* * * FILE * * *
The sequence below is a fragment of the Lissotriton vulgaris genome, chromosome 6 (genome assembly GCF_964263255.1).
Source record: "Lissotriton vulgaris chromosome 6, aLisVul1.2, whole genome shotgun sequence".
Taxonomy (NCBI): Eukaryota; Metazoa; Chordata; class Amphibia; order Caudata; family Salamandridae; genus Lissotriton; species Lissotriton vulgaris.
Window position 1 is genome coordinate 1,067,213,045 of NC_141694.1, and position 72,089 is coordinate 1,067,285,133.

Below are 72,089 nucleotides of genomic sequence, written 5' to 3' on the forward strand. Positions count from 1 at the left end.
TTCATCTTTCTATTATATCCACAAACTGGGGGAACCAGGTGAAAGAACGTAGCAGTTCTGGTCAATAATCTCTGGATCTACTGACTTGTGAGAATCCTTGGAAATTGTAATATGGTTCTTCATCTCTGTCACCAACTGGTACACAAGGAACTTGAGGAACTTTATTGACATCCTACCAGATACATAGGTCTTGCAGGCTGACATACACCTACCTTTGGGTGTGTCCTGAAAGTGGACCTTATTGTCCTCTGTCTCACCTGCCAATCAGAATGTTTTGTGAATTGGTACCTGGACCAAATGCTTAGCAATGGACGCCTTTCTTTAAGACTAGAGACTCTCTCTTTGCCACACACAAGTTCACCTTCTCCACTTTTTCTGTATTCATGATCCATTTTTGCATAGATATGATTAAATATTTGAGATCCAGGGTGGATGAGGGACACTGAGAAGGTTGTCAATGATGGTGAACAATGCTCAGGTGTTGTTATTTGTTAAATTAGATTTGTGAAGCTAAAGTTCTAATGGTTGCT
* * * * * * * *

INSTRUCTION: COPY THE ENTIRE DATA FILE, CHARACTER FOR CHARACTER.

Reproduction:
The sequence below is a fragment of the Lissotriton vulgaris genome, chromosome 6 (genome assembly GCF_964263255.1).
Source record: "Lissotriton vulgaris chromosome 6, aLisVul1.2, whole genome shotgun sequence".
Taxonomy (NCBI): Eukaryota; Metazoa; Chordata; class Amphibia; order Caudata; family Salamandridae; genus Lissotriton; species Lissotriton vulgaris.
Window position 1 is genome coordinate 1,067,213,045 of NC_141694.1, and position 72,089 is coordinate 1,067,285,133.

Below are 72,089 nucleotides of genomic sequence, written 5' to 3' on the forward strand. Positions count from 1 at the left end.
TTCATCTTTCTATTATATCCACAAACTGGGGGAACCAGGTGAAAGAACGTAGCAGTTCTGGTCAATAATCTCTGGATCTACTGACTTGTGAGAATCCTTGGAAATTGTAATATGGTTCTTCATCTCTGTCACCAACTGGTACACAAGGAACTTGAGGAACTTTATTGACATCCTACCAGATACATAGGTCTTGCAGGCTGACATACACCTACCTTTGGGTGTGTCCTGAAAGTGGACCTTATTGTCCTCTGTCTCACCTGCCAATCAGAATGTTTTGTGAATTGGTACCTGGACCAAATGCTTAGCAATGGACGCCTTTCTTTAAGACTAGAGACTCTCTCTTTGCCACACACAAGTTCACCTTCTCCACTTTTTCTGTATTCATGATCCATTTTTGCATAGATATGATTAAATATTTGAGATCCAGGGTGGATGAGGGACACTGAGAAGGTTGTCAATGATGGTGAACAATGCTCAGGTGTTGTTATTTGTTAAATTAGATTTGTGAAGCTAAAGTTCTAATGGTTGCT